Should you be a manager? Or should you be an engineer? The old wisdom used to say that you should pick a lane and stick to it, but this is bad advice. The best tech leads I have ever worked with are ones who have done time as a manager, learning how to influence and persuade others, or how to connect their work to business goals. The best engineering managers I have worked with are never more than a few years away from hands-on coding, because they periodically go back to the well to refresh their skills. And the most powerful senior engineering leaders of all stripes? tend to be people who have done both, swinging back and forth between management and engineering over the course of their careers. Repeatedly. Like a pendulum.
We’ll talk about how this benefits companies as well as individuals, and about how to craft the sociotechnical systems that encourage this kind of career development. We’ll show you how to convince your leadership hierarchy to buy into this model. And we’ll talk about how you can successfully move back into an engineering role, even if it’s been a long time or you aren’t sure how to do it.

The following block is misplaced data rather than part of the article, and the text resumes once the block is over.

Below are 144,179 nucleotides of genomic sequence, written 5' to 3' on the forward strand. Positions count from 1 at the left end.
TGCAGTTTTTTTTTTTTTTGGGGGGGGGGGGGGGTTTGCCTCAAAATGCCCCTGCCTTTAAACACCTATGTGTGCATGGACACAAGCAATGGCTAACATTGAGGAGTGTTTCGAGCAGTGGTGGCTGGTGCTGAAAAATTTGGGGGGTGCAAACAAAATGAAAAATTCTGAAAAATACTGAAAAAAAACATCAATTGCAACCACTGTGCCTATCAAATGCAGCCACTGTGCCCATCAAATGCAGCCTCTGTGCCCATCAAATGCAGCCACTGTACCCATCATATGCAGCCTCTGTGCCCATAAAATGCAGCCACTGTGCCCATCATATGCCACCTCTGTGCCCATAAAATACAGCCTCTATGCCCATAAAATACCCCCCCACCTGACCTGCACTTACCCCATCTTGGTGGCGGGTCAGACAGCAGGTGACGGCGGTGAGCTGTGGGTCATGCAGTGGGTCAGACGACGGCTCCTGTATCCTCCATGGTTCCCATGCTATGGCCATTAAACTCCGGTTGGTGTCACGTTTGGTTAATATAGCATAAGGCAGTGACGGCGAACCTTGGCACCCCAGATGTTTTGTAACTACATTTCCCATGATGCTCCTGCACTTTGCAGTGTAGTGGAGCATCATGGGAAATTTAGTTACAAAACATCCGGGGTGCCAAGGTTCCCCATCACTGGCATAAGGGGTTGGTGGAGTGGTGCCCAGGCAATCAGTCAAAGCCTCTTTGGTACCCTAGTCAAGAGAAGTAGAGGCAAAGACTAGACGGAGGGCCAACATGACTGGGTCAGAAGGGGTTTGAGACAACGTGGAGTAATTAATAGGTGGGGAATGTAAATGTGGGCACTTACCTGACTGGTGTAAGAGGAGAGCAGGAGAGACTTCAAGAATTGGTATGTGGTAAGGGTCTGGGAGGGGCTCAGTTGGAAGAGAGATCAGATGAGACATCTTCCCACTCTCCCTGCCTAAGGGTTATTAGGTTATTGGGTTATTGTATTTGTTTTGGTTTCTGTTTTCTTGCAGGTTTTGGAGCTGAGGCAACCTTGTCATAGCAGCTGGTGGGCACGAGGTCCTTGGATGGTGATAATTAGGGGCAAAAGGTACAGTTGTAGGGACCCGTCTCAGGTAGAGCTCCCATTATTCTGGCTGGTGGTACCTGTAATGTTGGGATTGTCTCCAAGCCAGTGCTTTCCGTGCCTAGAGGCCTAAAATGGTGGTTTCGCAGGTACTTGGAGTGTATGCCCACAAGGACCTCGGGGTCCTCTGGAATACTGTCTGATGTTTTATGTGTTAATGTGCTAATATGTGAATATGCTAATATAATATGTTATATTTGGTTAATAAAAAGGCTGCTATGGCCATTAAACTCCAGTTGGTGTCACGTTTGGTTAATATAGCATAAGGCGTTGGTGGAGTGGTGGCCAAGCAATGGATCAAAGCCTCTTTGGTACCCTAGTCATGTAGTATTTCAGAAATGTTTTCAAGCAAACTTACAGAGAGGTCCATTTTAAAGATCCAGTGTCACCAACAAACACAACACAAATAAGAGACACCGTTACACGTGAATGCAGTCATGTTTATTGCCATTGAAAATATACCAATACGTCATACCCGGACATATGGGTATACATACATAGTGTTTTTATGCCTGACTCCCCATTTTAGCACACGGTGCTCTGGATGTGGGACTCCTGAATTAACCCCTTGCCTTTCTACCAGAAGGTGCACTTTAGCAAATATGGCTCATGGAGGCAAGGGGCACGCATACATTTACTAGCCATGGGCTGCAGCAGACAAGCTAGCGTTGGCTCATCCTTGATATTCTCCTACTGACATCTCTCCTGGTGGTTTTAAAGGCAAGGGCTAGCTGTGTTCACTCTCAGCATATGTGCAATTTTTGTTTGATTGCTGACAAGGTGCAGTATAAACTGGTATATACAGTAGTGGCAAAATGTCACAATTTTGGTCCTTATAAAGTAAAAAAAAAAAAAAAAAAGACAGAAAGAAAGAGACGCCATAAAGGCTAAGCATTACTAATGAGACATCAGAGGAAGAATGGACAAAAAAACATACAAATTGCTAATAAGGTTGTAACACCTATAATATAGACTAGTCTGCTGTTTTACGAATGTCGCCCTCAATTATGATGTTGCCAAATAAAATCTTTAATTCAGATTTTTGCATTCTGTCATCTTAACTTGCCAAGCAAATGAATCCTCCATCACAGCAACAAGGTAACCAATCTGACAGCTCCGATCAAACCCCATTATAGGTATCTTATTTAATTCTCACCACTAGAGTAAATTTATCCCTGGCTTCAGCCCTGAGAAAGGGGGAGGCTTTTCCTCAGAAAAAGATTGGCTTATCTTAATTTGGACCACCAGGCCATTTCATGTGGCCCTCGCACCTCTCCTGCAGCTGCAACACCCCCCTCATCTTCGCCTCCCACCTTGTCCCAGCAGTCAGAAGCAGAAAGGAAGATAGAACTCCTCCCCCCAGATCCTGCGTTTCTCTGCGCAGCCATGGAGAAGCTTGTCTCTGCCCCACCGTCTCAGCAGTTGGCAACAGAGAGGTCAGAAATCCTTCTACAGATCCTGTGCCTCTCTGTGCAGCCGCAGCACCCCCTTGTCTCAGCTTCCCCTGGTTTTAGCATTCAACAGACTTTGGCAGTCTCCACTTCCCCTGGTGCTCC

CTO @Honeycombio, Previously engineer & manager @Facebook @Parse & @Linden Lab
Charity is the cofounder and CTO at honeycomb.io, which pioneered observability. She has worked at companies like Facebook, Parse, and Linden Lab as an engineer and manager, but always seems to end up responsible for the databases. She loves free speech, free software and single malts.